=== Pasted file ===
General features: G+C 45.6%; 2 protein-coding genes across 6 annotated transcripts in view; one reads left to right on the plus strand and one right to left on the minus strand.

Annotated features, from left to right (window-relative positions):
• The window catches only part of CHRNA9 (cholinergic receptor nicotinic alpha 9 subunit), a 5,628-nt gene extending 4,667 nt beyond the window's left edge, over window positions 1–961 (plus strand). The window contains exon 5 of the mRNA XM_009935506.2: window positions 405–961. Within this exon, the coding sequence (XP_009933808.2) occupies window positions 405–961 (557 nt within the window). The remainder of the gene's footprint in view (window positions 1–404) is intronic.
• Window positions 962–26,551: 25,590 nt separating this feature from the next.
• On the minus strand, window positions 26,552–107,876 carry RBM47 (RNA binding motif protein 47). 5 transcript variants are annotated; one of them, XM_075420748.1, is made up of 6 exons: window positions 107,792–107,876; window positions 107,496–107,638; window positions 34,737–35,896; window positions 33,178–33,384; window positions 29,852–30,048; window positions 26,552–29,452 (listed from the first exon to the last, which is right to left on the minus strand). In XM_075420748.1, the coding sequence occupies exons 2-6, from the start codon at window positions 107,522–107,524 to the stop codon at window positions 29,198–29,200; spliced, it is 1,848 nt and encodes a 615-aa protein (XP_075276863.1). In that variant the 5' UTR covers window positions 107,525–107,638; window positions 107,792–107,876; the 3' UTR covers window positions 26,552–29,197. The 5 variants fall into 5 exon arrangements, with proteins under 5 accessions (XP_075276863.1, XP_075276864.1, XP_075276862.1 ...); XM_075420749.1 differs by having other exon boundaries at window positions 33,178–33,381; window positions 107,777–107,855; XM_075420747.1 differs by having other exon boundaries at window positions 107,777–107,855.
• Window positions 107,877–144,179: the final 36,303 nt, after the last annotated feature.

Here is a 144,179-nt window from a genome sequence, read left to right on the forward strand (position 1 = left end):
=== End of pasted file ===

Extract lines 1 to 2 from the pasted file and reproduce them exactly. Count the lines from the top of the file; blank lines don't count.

General features: G+C 45.6%; 2 protein-coding genes across 6 annotated transcripts in view; one reads left to right on the plus strand and one right to left on the minus strand.

Annotated features, from left to right (window-relative positions):